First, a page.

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New Class Action Filed Against Apple over iTunes Radio


Zenbu Magazines has filed a class action lawsuit against Apple and a separate class action against Beats Electronics. The case is about Zenbu owning the copyrights to many of the songs that are found listed in Apple's iTunes Radio. Patently Apple presents you with the facts of the case along with the specific Class Action allegations as presented in Zenbu's court filing.


The Facts of the Case According to Zenbu


The following is found in Zenbu's formal complaint before the court: Since September 18, 2013, iTunes Radio has been provided by Apple to members of the public throughout the United States. Apple delivers and streams music through its iTunes software, which itself is available for a wide variety of both Mac and PC formats and hardware (for example, computers, laptops, smartphones, Apple TV, etc.). In marketing iTunes Radio, Apple represents that subscribers have access to over 20 million songs, with "No ads. No breaks. Just great music."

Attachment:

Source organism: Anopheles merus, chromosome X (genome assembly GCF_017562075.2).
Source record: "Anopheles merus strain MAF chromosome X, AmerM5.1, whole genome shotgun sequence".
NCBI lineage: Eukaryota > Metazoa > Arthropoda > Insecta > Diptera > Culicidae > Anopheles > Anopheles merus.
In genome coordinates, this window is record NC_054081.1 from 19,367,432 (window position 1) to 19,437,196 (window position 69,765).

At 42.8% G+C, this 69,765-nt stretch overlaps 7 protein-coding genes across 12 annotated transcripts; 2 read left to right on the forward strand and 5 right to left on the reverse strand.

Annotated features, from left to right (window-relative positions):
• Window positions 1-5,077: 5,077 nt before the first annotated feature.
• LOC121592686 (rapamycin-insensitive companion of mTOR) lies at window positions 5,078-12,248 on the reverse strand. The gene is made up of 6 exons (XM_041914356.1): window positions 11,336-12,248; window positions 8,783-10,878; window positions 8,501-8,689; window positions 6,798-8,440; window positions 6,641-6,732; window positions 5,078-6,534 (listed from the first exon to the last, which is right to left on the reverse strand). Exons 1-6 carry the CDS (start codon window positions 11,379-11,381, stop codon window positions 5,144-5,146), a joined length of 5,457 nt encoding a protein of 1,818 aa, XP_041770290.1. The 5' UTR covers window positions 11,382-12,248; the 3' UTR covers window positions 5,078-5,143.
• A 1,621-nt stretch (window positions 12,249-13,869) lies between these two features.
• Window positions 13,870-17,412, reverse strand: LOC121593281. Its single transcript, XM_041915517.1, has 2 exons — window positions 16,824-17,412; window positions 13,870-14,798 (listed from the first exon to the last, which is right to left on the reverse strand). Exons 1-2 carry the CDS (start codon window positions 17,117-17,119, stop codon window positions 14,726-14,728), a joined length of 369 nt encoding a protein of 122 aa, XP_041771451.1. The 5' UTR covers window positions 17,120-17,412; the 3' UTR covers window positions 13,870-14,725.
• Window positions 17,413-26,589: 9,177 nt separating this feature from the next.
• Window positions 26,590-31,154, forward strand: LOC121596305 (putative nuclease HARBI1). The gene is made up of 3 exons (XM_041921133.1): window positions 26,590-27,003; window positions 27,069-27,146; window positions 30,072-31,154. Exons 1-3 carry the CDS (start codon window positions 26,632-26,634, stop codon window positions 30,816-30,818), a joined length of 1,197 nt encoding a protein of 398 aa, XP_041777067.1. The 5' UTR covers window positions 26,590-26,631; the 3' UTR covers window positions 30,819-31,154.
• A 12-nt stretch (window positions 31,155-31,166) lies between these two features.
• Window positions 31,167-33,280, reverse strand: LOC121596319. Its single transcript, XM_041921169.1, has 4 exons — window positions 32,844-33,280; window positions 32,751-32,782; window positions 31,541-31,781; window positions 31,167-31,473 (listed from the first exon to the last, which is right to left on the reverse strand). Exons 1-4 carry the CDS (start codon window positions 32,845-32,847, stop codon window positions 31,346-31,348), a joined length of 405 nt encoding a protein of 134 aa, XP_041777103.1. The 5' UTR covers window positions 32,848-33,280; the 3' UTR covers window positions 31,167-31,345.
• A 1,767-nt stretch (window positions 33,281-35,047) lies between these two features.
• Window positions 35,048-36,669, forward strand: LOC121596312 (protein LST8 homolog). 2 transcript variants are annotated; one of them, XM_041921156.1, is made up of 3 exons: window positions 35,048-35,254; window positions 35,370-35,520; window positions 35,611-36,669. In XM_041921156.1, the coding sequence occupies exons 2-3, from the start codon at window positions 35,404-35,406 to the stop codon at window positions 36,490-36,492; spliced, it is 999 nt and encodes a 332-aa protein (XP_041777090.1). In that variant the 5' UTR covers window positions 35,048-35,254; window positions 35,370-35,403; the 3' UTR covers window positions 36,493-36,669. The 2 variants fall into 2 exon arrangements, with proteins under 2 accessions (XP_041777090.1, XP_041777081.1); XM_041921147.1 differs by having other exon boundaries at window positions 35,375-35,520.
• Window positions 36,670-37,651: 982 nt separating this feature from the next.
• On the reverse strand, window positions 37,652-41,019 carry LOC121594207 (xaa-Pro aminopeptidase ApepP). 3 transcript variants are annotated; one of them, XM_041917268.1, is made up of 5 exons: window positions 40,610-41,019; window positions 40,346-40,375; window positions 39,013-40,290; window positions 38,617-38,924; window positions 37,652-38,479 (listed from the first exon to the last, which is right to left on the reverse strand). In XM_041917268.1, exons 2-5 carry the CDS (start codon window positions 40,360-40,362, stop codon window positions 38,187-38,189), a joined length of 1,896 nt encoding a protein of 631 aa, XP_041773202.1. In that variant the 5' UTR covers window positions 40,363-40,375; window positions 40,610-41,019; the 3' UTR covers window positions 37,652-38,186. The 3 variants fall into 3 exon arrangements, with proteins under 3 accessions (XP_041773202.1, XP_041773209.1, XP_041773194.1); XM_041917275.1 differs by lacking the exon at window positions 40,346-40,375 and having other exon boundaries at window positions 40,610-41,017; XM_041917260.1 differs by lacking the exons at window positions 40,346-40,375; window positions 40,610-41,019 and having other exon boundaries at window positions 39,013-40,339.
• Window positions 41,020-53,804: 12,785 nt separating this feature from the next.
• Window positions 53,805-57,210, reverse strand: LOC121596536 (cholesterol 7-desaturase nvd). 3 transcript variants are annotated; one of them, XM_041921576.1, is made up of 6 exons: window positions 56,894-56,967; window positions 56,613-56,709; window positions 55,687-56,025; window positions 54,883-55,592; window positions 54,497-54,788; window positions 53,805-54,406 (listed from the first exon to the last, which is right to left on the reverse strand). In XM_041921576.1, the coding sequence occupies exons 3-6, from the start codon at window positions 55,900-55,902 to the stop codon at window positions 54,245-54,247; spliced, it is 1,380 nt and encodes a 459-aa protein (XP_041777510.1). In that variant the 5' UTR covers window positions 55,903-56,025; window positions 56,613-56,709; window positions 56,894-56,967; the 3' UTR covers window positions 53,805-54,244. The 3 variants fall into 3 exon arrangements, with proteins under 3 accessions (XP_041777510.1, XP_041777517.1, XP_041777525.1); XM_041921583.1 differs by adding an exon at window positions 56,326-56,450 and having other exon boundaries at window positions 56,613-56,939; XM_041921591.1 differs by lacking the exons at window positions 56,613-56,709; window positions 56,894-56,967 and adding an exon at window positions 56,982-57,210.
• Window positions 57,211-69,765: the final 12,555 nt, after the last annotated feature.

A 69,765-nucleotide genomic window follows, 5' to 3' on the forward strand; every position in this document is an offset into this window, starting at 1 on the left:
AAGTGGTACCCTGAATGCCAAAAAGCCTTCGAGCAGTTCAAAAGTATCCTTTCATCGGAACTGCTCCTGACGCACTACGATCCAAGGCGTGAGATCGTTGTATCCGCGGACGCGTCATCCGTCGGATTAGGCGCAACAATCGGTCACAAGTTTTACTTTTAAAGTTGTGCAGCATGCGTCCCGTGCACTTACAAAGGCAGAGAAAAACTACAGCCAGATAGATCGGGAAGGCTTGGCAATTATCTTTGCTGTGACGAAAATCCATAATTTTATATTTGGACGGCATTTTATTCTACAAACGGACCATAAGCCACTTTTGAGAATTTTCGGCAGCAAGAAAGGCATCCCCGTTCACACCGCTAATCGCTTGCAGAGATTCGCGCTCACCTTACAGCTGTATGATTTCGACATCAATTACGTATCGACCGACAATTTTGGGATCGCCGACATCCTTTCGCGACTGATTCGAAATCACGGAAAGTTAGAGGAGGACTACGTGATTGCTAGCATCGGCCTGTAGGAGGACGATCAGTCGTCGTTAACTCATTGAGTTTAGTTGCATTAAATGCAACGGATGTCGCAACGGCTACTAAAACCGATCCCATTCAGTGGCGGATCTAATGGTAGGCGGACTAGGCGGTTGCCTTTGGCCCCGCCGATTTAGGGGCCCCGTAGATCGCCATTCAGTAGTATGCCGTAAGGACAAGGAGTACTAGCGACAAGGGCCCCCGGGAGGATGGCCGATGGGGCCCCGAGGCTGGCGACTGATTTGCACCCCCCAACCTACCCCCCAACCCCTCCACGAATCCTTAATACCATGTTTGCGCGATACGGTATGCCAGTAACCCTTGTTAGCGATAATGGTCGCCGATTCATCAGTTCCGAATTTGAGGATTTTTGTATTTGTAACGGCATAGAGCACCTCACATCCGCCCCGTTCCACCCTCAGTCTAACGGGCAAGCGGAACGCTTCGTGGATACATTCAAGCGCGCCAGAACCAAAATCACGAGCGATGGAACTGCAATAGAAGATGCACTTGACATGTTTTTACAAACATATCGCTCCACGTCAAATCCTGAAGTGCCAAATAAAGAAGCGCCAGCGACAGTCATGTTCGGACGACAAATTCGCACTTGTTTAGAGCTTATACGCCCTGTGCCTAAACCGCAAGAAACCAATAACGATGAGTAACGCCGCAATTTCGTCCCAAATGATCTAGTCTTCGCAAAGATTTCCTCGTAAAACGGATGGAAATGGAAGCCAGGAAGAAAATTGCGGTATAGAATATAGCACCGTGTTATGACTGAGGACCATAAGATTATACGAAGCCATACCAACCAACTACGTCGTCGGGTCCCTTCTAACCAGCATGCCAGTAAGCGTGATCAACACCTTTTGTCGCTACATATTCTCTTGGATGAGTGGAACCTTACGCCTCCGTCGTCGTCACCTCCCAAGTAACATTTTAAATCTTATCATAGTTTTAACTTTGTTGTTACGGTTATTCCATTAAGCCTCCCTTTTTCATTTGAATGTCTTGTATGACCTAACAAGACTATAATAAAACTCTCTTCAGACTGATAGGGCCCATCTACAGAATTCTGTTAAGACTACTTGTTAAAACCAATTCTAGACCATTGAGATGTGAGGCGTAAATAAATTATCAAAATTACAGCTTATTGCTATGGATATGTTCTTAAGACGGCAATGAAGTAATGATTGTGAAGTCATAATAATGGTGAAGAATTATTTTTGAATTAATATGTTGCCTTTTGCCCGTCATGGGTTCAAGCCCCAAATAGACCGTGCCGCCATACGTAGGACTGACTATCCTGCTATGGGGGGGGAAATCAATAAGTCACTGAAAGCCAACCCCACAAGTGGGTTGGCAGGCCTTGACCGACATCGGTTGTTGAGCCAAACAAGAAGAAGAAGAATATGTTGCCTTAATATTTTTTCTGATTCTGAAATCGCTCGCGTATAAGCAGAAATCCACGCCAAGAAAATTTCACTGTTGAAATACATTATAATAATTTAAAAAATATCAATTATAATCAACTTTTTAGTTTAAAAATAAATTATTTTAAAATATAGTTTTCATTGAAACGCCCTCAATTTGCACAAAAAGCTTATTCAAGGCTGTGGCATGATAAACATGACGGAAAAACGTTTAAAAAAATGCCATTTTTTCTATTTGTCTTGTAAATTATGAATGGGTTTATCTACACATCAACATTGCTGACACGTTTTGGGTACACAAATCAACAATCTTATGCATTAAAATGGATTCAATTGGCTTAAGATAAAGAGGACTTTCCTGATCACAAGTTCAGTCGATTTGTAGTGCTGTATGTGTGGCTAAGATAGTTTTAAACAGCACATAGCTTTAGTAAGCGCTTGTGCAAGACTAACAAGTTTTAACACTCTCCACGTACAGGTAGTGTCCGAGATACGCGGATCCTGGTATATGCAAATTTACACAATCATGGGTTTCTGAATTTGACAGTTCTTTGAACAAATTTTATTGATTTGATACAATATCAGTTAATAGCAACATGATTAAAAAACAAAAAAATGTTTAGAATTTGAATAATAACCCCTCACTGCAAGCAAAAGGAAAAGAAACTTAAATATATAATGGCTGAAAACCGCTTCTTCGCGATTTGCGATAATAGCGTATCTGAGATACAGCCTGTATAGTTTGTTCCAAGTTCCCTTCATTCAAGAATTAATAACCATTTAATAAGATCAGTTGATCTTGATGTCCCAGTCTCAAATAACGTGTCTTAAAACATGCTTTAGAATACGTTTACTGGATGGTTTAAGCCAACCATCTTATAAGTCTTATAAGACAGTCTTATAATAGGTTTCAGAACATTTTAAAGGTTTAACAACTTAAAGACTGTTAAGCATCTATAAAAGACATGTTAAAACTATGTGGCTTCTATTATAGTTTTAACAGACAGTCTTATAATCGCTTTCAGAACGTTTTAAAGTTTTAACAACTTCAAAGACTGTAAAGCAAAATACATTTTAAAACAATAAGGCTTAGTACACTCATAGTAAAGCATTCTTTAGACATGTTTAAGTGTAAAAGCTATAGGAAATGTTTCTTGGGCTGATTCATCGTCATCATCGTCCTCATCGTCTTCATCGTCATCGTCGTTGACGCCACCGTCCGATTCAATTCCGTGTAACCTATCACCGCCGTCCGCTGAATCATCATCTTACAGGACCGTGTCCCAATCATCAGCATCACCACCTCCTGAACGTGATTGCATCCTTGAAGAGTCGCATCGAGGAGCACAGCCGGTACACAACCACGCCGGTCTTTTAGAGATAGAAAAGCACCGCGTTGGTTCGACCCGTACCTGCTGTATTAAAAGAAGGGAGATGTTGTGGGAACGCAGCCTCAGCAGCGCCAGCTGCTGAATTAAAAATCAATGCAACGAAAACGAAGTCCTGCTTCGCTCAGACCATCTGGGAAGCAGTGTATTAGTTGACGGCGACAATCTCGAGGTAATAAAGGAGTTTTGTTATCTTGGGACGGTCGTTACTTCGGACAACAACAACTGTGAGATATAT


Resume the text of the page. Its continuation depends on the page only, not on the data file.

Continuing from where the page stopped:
Apple provides iTunes Radio on a free basis to iTunes users, supporting the service by selling advertising, and linking each sound recording performed to a page in the iTunes Store where the user may purchase the song for download.


Among the sound recordings that Apple publicly performs, reproduces, and distributes on an ongoing and regular basis are pre-1972 recordings, including at least one for which Zenbu owns the sound recording copyright, specifically "Sin City," by The Flying Burrito Brothers, from the Album, "The Gilded Palace of Sin," which was fixed in a tangible medium (i.e., recorded) in 1969.